Reclamation and representation: the boundaries of the literary archive 2nd--3rd October 2010
"Even scholars who are able to globetrot from collection to collection end up relying heavily upon their inadequate memories, notes, photocopies, and photographs to compensate for the distances in time and space between collections. Seeing the original prints, paintings, manuscripts, and typographical works is good in itself; but seeing them in fine, trustworthy reproductions, in context and relation to one another is the scholarly ideal. Difficulty of access to original and reliance on inadequate reproductions has handicapped and distorted even the best efforts... the result has all too frequently been distortions of the record, misconstructions, and the waste of considerable scholarly labor."
(Joseph Viscom 2002)
Confirmed Keynote speakers:
Prof. Helen Taylor (University of Exeter)
Dr Wim Van Mierlo (University of London)
This two day event explores issues of reclamation and representation within literary archive. The event seeks to foreground original archival research into literary legacies and the processes of authorial representation through research. Our main objective is to explore the unique methodological challenges and questions that arise from archival investigation, and how research working with the varied archival materials can both reclaim and re-cast authorial personas and scholarly interpretations of their work.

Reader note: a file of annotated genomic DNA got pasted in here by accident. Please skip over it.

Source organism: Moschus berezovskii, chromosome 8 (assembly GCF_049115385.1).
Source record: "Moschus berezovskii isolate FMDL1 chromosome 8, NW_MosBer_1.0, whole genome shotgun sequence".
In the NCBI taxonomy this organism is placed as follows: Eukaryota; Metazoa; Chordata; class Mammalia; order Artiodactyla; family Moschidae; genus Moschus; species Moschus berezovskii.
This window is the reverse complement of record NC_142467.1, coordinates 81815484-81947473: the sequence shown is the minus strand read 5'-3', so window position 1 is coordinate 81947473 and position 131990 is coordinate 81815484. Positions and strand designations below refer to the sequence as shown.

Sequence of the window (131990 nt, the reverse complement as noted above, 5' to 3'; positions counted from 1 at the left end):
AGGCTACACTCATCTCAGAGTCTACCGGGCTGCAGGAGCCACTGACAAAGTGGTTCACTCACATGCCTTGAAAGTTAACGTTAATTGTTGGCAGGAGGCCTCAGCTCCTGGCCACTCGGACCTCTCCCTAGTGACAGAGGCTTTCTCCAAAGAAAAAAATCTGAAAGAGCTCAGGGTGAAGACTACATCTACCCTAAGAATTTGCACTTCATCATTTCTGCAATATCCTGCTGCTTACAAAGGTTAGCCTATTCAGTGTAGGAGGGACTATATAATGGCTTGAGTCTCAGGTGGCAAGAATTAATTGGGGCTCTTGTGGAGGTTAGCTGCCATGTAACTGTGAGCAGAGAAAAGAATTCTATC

The event will include sessions that use some of the literary papers held in the University of Exeter's Special Collections as a way of highlighting issues in archival research. Exeter's collections are particularly rich in archival sources on writers of the South West region—such as Ted Hughes, Daphne du Maurier, Agatha Christie, John Betjeman, Henry Williamson, and TS Eliot—BUT we welcome papers exploring questions which have wider application in archival research.
Proposals for individual papers of 20 minutes are invited. Possible topics might include:
The challenges of recreating the draft in scholarly writing-- re-representing an author's works from archival sources
The negotiation of biographical and textual difficulties and their impact upon how writers are known
Questions of authority surrounding pre-texts and printed texts, and the interface between them
The impact of 'anecdotal' archival material and evidence upon the shaping of literary histories
Reconstituting 'the canon' in the reclamation of lost authors
The location of newly discovered manuscripts within intertextual critical networks and literary histories-e.g. Issues of theoretical conflict between the decentring of the author and the recovering of writers within theories of race / gender / colonialism etc.
The search for authorial 'presence' in the archive in attempts to reconstruct biographical histories
The 'fetishism of the document' in archival studies
The details of archival acquisition and its impact upon authorial representation
Questions of copyright issues and their shaping of authorial scholarship and/or authorial representation
The impact of archival restrictions upon research and scholarship
The development of digital archives and their influence upon literary scholarship
Ownership of archives—what effect do issues such as archival location, / corporation funding have on the type of scholarship on particular literary figures and their representation?
We particularly invite papers on writers with connections to the South West, although all contributions are welcome.